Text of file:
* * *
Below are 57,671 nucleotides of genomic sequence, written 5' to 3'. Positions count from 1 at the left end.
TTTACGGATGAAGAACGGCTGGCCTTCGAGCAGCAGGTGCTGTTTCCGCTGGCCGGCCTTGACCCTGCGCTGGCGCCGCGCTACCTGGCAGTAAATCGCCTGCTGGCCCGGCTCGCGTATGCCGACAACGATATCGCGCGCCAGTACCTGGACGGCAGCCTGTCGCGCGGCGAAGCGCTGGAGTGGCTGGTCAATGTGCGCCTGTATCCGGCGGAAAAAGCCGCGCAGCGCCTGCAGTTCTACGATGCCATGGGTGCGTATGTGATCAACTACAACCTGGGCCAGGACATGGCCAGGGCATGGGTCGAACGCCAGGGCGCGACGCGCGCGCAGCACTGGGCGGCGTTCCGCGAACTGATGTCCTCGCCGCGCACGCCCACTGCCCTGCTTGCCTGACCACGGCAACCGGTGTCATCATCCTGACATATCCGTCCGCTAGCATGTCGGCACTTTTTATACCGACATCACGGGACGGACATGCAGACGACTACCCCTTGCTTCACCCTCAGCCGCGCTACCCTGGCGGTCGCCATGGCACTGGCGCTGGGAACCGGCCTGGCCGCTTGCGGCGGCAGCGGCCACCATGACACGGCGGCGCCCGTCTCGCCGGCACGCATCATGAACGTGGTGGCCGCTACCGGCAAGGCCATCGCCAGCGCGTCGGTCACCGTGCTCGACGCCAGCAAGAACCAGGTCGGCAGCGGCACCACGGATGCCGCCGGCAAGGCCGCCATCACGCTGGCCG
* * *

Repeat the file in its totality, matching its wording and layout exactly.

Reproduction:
Below are 57,671 nucleotides of genomic sequence, written 5' to 3'. Positions count from 1 at the left end.
TTTACGGATGAAGAACGGCTGGCCTTCGAGCAGCAGGTGCTGTTTCCGCTGGCCGGCCTTGACCCTGCGCTGGCGCCGCGCTACCTGGCAGTAAATCGCCTGCTGGCCCGGCTCGCGTATGCCGACAACGATATCGCGCGCCAGTACCTGGACGGCAGCCTGTCGCGCGGCGAAGCGCTGGAGTGGCTGGTCAATGTGCGCCTGTATCCGGCGGAAAAAGCCGCGCAGCGCCTGCAGTTCTACGATGCCATGGGTGCGTATGTGATCAACTACAACCTGGGCCAGGACATGGCCAGGGCATGGGTCGAACGCCAGGGCGCGACGCGCGCGCAGCACTGGGCGGCGTTCCGCGAACTGATGTCCTCGCCGCGCACGCCCACTGCCCTGCTTGCCTGACCACGGCAACCGGTGTCATCATCCTGACATATCCGTCCGCTAGCATGTCGGCACTTTTTATACCGACATCACGGGACGGACATGCAGACGACTACCCCTTGCTTCACCCTCAGCCGCGCTACCCTGGCGGTCGCCATGGCACTGGCGCTGGGAACCGGCCTGGCCGCTTGCGGCGGCAGCGGCCACCATGACACGGCGGCGCCCGTCTCGCCGGCACGCATCATGAACGTGGTGGCCGCTACCGGCAAGGCCATCGCCAGCGCGTCGGTCACCGTGCTCGACGCCAGCAAGAACCAGGTCGGCAGCGGCACCACGGATGCCGCCGGCAAGGCCGCCATCACGCTGGCCG